Nearly four years after BP’s Deepwater Horizon oil spill, evidence of the environmental damage the company caused continues to surface. A new study by scientists at Stanford University and the National Oceanic and Atmospheric Administration (NOAA) reveals how chemicals from the oil spill caused heart failure in fish, in particular, the Atlantic bluefin tuna.
BP’s Deepwater Horizon oil rig blowout and subsequent 5-month-long oil spill occurred in the major spawning area of the western Atlantic bluefin tuna during the fish’s peak spawning season. Tuna embryos and larvae were exposed to crude oil, causing a substantial decline in the population. Scientists believe that other fish spawned in the area, including blue marlin, swordfish, and yellowfin tuna, were also affected. The study is part of ongoing research into the environmental impact of the BP oil spill.
Scientists found that polycyclic aromatic hydrocarbons (PAHs), which are found in crude oil, disrupt normal heart muscle contraction and relaxation in fish. PAHs are particularly dangerous because they can linger for long periods in the environment; most do not break down quickly in the water. In other studies, PAHs have been found to cause tumors and reproductive problems in laboratory animals. They have also been linked to cancer in humans, according to the Environmental Protection Agency (EPA).
“We’ve known from NOAA research over the past two decades that crude oil is toxic to the developing hearts of fish embryos and larvae, but haven’t understood precisely why,” Nat Scholz, co-author of the study and leader of the Ecotoxicology Program at NOAA’s Northwest Fisheries Science Center, said in a Stanford press release. “These new findings more clearly define petroleum-derived chemical threats to fish and other species in coastal and ocean habitats, with implications that extend beyond oil spills to other sources of pollution.”
Exposing tuna heart cells to low amounts of crude oil allowed scientists to understand how oil affects heart functions in embryonic and larval fish. “When we see these kinds of acute effects at the cardiac cell level, it is not surprising that chronic exposure to oil from spills such as the Deepwater Horizon can lead to long-term problems in fish hearts,” Barbara Block, a professor of marine sciences at Stanford, said in the press release.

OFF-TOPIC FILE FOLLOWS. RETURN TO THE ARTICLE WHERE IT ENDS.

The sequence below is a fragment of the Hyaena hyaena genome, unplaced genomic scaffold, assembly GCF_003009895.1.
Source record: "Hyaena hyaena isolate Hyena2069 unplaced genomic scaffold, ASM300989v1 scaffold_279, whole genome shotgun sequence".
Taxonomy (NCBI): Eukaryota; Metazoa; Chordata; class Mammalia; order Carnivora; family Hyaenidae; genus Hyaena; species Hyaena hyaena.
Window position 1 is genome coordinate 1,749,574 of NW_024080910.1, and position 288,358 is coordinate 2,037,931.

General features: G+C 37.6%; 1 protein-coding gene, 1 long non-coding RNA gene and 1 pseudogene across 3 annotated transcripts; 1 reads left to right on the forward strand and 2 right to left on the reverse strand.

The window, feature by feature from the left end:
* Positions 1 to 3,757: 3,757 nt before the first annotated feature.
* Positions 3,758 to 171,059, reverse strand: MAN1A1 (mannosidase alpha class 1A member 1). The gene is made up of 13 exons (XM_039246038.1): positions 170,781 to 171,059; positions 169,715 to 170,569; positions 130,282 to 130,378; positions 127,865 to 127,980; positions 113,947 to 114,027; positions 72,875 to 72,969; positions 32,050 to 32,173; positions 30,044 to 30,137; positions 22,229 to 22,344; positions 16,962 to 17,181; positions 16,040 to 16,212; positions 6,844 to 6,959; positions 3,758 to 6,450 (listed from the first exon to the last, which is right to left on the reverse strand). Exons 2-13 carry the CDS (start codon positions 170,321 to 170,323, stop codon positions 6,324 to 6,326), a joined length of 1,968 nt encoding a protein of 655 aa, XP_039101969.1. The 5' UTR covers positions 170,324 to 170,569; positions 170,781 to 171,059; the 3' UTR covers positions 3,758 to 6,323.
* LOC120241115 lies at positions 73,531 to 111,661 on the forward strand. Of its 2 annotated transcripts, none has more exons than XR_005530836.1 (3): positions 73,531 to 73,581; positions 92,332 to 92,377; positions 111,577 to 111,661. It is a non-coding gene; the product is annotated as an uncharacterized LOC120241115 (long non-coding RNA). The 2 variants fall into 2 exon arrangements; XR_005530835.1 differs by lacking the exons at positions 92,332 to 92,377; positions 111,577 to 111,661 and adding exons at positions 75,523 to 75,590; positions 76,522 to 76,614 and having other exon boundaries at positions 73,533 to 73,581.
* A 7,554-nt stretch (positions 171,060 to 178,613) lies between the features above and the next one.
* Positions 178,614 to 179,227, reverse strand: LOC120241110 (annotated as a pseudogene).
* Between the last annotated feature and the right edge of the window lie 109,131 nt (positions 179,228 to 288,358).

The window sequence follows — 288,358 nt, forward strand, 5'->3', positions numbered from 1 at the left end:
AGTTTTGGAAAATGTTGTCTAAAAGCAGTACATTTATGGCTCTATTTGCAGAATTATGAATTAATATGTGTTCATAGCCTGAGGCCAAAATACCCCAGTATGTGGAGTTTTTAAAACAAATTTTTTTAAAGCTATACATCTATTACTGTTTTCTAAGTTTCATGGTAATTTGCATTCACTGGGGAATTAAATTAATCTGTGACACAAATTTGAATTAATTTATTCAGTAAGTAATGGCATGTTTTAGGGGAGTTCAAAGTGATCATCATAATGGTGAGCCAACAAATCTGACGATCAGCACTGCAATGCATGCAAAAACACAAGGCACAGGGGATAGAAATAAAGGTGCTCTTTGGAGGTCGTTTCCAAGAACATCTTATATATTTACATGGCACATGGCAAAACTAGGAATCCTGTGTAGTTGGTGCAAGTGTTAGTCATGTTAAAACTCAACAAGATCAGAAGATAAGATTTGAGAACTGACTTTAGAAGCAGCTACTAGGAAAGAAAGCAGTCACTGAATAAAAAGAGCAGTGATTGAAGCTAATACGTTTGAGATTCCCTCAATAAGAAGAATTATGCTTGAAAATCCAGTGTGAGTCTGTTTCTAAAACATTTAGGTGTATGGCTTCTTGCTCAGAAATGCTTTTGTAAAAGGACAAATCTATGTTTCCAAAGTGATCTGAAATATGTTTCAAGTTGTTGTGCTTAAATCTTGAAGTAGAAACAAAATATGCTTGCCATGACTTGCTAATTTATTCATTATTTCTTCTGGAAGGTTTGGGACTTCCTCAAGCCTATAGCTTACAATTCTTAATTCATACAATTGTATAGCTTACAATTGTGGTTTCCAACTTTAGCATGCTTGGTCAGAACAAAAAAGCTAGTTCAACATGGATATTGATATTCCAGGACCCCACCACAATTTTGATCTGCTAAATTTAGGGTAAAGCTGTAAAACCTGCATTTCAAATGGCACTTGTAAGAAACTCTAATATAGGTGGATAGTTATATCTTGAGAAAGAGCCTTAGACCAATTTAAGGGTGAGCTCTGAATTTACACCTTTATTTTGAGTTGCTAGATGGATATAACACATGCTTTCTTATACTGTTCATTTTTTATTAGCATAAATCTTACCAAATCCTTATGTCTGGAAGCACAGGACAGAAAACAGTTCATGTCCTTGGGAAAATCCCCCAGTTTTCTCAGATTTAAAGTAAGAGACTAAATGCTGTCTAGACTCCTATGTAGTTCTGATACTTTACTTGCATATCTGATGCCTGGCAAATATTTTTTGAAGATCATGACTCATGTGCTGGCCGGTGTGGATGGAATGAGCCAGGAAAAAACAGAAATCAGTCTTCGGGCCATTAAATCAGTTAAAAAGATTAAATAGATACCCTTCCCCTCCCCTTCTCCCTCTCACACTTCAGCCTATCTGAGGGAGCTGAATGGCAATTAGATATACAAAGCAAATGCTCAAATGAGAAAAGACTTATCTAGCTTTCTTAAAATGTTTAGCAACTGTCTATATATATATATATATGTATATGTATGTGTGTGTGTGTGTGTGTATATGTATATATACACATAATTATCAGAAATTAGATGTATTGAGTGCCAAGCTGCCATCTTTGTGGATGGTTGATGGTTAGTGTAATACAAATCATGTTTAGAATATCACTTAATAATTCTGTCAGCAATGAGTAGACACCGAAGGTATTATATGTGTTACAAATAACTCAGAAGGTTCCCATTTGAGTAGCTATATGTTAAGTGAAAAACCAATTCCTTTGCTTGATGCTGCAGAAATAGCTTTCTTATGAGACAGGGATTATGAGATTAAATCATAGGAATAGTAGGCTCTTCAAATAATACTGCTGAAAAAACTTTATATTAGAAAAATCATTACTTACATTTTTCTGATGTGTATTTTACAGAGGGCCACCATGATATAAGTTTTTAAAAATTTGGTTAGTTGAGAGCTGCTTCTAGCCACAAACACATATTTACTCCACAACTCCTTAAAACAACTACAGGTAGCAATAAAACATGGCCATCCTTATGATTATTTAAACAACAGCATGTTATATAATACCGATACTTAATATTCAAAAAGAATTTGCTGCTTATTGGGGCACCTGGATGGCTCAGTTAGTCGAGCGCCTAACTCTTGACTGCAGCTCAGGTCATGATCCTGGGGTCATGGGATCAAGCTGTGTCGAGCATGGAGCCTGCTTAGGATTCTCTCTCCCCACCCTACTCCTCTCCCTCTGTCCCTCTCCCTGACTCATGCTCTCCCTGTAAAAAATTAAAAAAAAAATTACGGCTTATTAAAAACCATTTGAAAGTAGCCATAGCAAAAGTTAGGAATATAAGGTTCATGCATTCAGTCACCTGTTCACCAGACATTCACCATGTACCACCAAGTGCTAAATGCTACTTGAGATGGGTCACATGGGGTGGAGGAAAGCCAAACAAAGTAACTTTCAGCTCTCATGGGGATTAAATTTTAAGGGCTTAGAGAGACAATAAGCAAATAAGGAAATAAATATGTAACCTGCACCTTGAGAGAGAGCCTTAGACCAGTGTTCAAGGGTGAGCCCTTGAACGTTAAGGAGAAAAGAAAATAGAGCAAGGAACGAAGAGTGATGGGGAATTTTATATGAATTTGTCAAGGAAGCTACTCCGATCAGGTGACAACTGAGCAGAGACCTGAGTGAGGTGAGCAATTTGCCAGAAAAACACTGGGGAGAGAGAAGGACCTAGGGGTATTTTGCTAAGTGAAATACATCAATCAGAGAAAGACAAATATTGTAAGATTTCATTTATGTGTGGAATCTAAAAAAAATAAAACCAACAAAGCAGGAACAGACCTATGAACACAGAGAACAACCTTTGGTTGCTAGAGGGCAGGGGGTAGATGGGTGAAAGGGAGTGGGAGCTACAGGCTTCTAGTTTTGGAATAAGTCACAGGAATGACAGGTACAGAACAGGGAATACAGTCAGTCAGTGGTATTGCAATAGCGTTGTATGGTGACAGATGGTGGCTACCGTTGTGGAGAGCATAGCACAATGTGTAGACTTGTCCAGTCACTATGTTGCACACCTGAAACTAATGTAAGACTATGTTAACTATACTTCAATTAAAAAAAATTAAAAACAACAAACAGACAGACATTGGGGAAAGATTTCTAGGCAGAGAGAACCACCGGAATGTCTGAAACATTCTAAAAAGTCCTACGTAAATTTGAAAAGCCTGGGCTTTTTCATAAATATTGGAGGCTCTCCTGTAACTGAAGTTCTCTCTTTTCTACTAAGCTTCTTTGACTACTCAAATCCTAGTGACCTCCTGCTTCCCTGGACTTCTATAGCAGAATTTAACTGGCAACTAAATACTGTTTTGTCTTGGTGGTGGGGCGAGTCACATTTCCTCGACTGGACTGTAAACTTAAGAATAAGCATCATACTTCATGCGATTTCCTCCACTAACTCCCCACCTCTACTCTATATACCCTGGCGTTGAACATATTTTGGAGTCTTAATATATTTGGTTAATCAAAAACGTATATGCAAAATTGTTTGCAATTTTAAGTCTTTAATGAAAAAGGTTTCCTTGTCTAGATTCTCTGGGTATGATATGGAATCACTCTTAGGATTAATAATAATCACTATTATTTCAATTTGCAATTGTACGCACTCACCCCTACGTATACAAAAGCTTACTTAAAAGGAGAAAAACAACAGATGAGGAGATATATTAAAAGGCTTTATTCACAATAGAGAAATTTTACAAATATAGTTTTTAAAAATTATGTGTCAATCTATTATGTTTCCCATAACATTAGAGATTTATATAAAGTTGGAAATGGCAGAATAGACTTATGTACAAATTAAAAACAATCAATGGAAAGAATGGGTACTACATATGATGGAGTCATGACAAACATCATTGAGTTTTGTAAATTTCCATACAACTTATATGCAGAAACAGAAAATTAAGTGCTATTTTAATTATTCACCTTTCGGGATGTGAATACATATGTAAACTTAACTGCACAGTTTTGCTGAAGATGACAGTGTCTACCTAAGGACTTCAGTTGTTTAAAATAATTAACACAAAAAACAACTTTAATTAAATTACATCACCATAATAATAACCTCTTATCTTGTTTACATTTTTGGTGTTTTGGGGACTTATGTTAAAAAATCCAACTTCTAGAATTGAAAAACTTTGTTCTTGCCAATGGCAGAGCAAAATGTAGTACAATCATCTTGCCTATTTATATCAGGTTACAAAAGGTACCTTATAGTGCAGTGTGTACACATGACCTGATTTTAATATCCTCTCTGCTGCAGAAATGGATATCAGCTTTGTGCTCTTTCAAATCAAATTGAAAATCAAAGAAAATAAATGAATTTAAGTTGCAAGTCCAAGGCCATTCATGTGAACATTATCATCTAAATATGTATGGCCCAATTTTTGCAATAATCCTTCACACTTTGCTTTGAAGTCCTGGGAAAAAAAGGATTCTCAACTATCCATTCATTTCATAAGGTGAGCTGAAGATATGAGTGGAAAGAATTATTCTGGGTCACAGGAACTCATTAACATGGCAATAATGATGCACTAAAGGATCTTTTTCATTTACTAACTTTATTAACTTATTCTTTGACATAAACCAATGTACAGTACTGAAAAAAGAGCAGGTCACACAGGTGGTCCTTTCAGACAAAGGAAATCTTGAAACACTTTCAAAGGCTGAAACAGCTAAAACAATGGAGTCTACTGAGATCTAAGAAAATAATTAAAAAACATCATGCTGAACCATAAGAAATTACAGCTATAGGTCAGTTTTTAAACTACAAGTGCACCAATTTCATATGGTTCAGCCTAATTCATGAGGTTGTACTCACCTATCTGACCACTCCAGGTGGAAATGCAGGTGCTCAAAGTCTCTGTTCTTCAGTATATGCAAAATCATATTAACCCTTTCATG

During the past year, scientists discovered that the BP oil spill has impacted dolphins and whales in the Gulf as well. In August, Ocean Alliance announced that the toxic dispersant Corexit, which was heavily-used by BP to hide spilled oil and disperse it into the ocean, is responsible for toxins found in the Gulf’s sperm whale population. Whale researchers revealed that the sperm whale population in the Gulf “may be the most polluted in the world.”
Recent research also reveals that dolphins living in one of the areas most severely impacted by the 2010 oil spill are suffering from lung problems consistent with oil exposure. Dolphins in the heavily-oiled Barataria Bay exhibited lung damage and other abnormalities not seen before in other dolphin populations. Disease conditions of dolphins in Barataria Bay were “significantly greater in prevalence and severity” than those of dolphins in a control group.
According to the Financial Times, “BP is trying to force the US government to release evidence that the company says shows its 2010 oil spill in the Gulf of Mexico has done much less damage than many people feared.” In a court filing, BP stated that there “is extensive evidence that the environmental harm was far less than the US or others feared” and that “environmental recovery is well under way.”
The company has been trying to negotiate the “penalty phase” of its trial, which will determine the fine it has to pay for violations of the Clean Water Act. BP has also complained that the US government’s assessment of evidence supposedly supporting its claims of minimal environmental damage has been “fundamentally unfair and prejudicial.” BP has also complained that the company has not been properly allowed to defend itself.
Meanwhile, the federal government is offering up more of the already-damaged Gulf to oil and gas exploration. The Bureau of Ocean Energy Management (BOEM) announced on Monday that the Interior Department will offer more than 40 million acres for oil and gas exploration and development in the Gulf of Mexico in March.
Two lease sales will be held in New Orleans on March 19 and will be the fourth and fifth offshore auctions under the Obama administration’s Outer Continental Shelf Oil and Gas Leasing Program for 2012 to 2017, according to a press release.